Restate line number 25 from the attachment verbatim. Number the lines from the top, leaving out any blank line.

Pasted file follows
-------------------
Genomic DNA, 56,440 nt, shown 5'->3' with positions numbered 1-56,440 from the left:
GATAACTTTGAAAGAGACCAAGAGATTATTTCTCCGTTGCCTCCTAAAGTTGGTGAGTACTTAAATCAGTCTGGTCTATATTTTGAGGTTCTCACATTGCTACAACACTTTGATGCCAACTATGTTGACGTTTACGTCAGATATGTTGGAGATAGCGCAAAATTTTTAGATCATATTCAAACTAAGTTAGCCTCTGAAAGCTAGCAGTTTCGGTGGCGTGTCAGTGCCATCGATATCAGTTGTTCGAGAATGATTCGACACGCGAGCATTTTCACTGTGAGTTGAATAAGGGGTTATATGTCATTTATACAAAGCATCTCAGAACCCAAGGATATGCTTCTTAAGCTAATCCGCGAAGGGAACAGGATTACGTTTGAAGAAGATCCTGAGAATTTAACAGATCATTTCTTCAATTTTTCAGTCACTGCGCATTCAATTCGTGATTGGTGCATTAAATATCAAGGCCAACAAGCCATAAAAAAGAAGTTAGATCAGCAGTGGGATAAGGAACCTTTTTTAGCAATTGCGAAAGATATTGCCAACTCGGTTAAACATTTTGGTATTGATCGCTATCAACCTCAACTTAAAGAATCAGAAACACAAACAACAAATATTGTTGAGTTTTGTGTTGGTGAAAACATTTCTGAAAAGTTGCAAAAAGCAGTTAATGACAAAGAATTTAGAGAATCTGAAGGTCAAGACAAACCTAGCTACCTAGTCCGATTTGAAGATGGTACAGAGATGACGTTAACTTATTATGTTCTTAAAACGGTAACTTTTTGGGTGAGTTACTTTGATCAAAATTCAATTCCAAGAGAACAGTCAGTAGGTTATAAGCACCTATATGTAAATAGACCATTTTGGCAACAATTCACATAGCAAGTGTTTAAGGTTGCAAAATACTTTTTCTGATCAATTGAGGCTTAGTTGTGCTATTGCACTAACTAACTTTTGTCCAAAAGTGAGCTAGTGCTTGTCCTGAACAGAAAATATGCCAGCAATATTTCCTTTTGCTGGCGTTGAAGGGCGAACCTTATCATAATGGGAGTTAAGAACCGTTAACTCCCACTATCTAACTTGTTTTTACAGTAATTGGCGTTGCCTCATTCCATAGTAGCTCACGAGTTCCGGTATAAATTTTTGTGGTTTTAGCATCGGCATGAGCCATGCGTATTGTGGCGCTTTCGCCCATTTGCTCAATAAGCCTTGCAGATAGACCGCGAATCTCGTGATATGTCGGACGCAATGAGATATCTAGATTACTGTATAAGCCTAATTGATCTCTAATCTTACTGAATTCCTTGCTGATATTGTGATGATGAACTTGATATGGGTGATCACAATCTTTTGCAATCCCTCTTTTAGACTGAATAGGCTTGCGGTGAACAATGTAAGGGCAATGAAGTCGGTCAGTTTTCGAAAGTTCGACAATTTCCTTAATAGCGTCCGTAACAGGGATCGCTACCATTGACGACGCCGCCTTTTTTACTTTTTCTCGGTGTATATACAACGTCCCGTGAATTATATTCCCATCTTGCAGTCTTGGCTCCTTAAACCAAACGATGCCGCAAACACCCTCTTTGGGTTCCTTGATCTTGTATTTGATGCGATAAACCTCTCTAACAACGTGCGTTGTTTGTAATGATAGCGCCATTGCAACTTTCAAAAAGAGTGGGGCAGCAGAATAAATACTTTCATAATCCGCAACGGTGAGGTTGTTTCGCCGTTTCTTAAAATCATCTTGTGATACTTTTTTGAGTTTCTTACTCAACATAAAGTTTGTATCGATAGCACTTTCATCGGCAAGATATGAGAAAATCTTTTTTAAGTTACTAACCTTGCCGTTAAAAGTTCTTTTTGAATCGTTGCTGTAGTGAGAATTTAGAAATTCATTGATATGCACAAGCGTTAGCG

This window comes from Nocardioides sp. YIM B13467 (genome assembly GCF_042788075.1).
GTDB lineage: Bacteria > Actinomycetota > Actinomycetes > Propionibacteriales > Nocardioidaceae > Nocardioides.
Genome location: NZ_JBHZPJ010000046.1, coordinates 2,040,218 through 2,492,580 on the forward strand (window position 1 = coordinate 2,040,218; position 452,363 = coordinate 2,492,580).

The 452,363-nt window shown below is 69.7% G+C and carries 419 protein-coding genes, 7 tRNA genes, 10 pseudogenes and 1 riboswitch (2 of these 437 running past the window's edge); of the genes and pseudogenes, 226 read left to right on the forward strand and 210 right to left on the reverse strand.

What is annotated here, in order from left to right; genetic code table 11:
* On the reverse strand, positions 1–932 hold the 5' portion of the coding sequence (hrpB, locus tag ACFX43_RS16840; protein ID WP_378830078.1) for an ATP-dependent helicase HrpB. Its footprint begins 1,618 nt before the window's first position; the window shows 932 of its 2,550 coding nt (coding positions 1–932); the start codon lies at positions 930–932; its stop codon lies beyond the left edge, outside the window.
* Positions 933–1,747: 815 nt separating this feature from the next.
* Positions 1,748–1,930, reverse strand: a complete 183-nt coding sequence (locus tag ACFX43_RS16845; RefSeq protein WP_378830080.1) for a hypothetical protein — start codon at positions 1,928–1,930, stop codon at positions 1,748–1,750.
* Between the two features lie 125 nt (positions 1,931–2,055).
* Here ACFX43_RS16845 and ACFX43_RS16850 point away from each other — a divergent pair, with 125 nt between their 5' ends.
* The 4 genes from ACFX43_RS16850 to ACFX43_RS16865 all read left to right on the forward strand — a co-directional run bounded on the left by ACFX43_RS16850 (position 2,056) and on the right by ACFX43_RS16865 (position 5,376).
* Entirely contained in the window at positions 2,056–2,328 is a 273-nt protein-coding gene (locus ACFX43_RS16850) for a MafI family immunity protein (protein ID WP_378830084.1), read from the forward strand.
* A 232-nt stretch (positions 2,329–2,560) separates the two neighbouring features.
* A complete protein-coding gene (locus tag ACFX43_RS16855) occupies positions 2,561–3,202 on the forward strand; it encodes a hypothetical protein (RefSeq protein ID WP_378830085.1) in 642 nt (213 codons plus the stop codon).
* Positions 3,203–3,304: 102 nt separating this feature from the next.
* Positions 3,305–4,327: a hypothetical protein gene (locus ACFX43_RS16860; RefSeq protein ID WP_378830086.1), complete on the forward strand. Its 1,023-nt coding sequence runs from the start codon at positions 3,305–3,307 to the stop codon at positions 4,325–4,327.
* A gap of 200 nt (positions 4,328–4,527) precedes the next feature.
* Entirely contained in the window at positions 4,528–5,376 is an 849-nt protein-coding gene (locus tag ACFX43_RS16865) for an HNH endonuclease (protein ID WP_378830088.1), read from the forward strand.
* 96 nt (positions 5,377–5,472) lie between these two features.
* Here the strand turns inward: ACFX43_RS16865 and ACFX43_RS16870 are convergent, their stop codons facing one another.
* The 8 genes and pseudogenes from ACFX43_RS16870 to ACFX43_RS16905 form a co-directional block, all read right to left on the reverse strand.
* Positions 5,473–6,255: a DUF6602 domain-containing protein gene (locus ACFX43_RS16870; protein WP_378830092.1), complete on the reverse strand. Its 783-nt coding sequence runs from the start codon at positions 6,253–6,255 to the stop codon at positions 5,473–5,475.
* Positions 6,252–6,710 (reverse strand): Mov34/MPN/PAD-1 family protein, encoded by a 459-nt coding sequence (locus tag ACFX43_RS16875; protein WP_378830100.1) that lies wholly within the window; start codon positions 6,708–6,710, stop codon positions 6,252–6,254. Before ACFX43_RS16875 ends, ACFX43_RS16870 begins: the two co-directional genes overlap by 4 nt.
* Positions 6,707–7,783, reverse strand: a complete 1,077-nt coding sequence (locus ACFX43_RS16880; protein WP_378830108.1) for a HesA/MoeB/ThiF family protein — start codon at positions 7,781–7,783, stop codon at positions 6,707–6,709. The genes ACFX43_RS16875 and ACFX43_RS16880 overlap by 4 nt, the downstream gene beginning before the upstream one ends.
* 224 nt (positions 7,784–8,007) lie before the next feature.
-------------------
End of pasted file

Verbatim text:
* Positions 6,252–6,710 (reverse strand): Mov34/MPN/PAD-1 family protein, encoded by a 459-nt coding sequence (locus tag ACFX43_RS16875; protein WP_378830100.1) that lies wholly within the window; start codon positions 6,708–6,710, stop codon positions 6,252–6,254. Before ACFX43_RS16875 ends, ACFX43_RS16870 begins: the two co-directional genes overlap by 4 nt.